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Teachers Taking Next Gen Learning to Scale

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The failures of top-down reforms are evident in many urban district--but so is the promise of organic, from the edges, outside-in innovation. Over the last three years, the explosion of mobile learning apps and the drop in device prices has resulted in hundreds of thousands of classrooms that blend online and face-to-face learning in American schools. Teachers are using new tools to engage students and extend learning.
"The real power of what we have going on in Rhode Island is that it's all grassroots and driven from the educator side of things," said Shawn Rubin, "We don't yet have a strong startup community here, but our educators love to collaborate around new ideas and test and tinker in any corner of the state that they can."
Rubin is the Director of Blended Learning at the
where he manages technology integration, consulting and professional development programs. He has helped spur surprising energy across Rhode Island. The Institute's work in Providence has spilled over into a statewide initiative to scale blended learning to all 57 districts and Local Education Agencies (LEAs) in Rhode Island. The project is called
and is being supported by
, a non-profit organization dedicated to accelerating the implementation of high quality blended learning in schools across America. Through Fuse RI, the Highlander Institute will spend the next three years making Rhode Island the first fully blended learning state.
Rubin's initiative is an example of leveraging teacher leadership to bring next generation learning to scale. Three more examples include:
  • Fulton County is growing a cadre of Vanguard Teachers who have mastered the art of technology use with classroom instruction.
  • The rapid adoption of social learning platform Edmodo (43 million members strong) is another example of teachers leading the way.
  • Next gen learning.
    describes next generation learning as kids as autonomous, self-directed learners who are thinking deeply, collaborating to make societal contributions, and using digital technologies to do powerful, meaningful, and authentic work. Suggesting a move away from cultures of fear and compliance, McLeod outlines the three big shifts our schools need to make: from low to high-level thinking, from analog to digital, and from teacher to student-directed.
    National new school design competitions like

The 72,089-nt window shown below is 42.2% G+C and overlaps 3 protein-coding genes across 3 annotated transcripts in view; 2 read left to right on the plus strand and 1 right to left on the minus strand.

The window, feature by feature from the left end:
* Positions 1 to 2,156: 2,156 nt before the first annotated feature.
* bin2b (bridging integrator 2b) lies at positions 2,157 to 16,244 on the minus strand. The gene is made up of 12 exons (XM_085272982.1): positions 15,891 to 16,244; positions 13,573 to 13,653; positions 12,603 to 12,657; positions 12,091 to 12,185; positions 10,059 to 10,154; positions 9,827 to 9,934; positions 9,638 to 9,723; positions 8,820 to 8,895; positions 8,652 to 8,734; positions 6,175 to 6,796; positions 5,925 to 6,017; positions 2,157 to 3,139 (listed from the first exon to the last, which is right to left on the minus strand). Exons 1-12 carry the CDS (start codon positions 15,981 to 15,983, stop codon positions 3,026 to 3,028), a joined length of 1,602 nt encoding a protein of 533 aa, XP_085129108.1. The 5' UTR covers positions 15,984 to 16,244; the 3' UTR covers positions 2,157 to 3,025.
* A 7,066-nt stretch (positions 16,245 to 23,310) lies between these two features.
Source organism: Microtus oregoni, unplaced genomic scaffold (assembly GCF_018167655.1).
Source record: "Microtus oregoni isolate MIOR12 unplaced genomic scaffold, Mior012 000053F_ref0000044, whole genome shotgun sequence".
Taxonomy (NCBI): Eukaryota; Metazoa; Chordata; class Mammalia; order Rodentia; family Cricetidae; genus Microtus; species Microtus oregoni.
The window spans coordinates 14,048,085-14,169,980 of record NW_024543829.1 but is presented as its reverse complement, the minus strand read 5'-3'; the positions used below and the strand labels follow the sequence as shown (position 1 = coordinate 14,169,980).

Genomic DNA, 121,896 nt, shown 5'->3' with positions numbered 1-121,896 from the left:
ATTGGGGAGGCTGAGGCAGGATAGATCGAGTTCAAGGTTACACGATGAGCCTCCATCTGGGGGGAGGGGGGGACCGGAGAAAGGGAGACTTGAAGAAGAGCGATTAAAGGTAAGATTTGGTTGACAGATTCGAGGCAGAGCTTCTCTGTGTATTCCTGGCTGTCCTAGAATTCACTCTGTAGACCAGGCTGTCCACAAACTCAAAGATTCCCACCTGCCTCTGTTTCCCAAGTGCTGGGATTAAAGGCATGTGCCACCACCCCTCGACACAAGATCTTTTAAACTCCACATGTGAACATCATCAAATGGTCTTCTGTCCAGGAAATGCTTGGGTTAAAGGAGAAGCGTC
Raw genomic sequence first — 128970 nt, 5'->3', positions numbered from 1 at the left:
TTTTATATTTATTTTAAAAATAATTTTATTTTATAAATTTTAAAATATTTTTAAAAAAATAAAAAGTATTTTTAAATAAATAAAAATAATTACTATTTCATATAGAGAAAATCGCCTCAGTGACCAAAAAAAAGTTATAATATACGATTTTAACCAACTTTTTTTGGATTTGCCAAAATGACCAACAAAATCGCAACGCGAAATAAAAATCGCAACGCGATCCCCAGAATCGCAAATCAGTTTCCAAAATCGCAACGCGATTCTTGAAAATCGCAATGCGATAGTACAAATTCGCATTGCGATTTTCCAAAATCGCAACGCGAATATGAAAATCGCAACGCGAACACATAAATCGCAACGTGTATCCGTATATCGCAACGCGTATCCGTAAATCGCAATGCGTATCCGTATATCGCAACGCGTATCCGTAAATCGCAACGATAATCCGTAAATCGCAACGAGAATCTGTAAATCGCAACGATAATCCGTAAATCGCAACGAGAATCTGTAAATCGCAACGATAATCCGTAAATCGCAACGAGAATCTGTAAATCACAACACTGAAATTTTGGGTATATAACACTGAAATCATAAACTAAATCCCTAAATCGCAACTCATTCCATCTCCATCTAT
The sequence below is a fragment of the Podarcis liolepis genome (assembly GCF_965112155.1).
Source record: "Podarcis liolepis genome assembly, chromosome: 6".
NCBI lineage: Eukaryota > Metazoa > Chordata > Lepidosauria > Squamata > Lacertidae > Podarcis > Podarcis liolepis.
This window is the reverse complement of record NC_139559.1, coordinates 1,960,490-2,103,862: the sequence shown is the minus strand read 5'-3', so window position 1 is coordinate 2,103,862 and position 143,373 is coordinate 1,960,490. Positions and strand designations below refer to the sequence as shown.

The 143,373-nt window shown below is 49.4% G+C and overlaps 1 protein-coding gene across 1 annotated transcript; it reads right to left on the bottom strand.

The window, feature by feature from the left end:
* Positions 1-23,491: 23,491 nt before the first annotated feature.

(NGLC) and local innovation incubators like
    in New Orleans illustrate the potential of using technology-enhanced teaching to rethink school models.
    New learning environments require design thinking, what Sandy Speicher from IDEO calls a
    Blended classrooms can provide a boost to a group of students, but blended schools create a new world of opportunity for how a team of teachers interacts with hundreds of students and how students experience learning. Blended schools redesign roles and use technology to
    of excellent teachers and the teams they lead.
    Where to start?
    At the
    Summit in West Virginia (
    ) last week, a superintendent asked, "Where do we start?" My new book,
    , outlines next steps for cities:
    • Hold community conversations. Discuss next gen opportunities with parents and faculty. Find out what they're excited and concerned about.
  • Support teacher leaders. Start out by finding out what teachers actually use and which teachers are leading the way. Fuse RI and the CityBridge Fellowship are great examples of supporting teacher leadership.
  • Support new schools. Cities around the country are supporting new and transformed schools with the NGLC grantmaking framework--it is a great model for creating lighthouse schools and site visit opportunities.
  • Make a plan. Hold a community conversation. Read the Blended Learning Implementation Guide and use the Project24 framework to create a plan to phase in next gen learning.
  • Incubate innovation. Every city needs an incubator--a place to ignite talent, practice design thinking, grow good ideas, and design new schools.
  • The path to next generation learning for every student is bottom up, top down and sideways in. Leaders should share a vision, put it on a timetable, and
    build a supported path that allows everyone to be part of the vision.

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